Pearson's first war toy had been a bombsight. He had been five years old and his mother had helped him order it from the back of a cereal box, a couple of months after the attack on Pearl Harbor. The bombsight had been a small block of black wood with a glass crosshair arrangement. The targets had been four paper ships. You lined up the crosshairs on one of the ships and turned a red wheel on the bottom of the block of wood. And watched the bombs fall through the stratospheric heights that separated a boy's eye from the floor.
The game on Pearson's notescreen is a bit more sophisticated. It's based on the invasion of Normandy-- a battle that took place over eight decades ago. Pearson has played several games that attempt to replicate the tactical challenges of the Normandy campaign and this one has become his favorite. He especially likes the way the game designer dealt with the logistics. The shelter is a noisy place but the game has blocked out the wails of two infants and the relentless chatter on the TV.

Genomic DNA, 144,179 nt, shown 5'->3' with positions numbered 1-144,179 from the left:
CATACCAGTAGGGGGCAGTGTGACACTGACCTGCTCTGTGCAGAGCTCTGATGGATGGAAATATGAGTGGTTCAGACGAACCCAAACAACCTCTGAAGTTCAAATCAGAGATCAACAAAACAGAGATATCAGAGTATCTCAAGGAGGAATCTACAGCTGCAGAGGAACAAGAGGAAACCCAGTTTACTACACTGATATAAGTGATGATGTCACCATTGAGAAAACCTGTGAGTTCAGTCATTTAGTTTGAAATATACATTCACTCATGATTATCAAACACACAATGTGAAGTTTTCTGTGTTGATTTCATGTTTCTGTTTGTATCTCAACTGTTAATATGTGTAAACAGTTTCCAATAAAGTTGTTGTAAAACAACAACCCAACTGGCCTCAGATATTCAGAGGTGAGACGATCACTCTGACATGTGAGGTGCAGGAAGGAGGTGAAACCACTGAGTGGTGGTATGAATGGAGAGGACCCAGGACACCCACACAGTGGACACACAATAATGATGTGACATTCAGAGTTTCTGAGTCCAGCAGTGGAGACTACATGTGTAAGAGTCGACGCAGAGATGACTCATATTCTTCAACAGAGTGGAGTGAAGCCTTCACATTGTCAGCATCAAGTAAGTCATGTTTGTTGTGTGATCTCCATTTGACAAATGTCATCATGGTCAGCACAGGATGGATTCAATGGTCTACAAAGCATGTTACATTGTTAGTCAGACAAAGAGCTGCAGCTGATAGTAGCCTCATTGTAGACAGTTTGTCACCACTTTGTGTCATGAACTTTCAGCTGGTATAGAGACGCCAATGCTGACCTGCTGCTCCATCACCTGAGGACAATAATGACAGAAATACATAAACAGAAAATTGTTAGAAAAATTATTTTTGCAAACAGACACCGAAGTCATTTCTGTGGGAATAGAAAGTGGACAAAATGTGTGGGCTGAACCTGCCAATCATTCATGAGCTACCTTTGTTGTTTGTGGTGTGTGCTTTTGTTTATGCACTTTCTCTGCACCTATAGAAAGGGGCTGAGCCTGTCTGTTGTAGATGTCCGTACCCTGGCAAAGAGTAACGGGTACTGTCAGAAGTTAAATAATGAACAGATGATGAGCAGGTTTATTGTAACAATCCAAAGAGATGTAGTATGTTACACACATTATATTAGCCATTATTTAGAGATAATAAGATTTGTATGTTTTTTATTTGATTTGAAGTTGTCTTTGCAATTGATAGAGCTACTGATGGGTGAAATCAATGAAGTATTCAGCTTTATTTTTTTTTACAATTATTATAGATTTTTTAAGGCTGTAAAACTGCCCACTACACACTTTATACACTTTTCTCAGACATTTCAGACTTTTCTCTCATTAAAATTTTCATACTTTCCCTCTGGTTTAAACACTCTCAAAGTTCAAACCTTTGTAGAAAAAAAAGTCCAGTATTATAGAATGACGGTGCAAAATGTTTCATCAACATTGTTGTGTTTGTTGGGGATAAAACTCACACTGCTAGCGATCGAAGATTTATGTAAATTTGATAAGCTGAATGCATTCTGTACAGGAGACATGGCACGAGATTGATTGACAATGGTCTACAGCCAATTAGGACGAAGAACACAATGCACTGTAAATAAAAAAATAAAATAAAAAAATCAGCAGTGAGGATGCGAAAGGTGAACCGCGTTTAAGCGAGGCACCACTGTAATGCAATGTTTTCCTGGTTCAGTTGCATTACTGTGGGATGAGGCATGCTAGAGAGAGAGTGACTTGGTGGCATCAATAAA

Forty-three adults have crammed themselves into the shelter. Most of them are sitting in orange plastic chairs arranged in front of the TV screen. Four toddlers are stumbling around the play area next to the snack bar. Several mothers are holding babies. The shelter has attracted most of the parents who live in the apartments clustered around the Henry Creek shopping mall. Most of the childless people have weighed the odds and stayed in their apartments.
Copyright 2003 by Tom Purdom. All rights reserved. This document may be printed out and archived for personal use. All other use is strictly prohibited.
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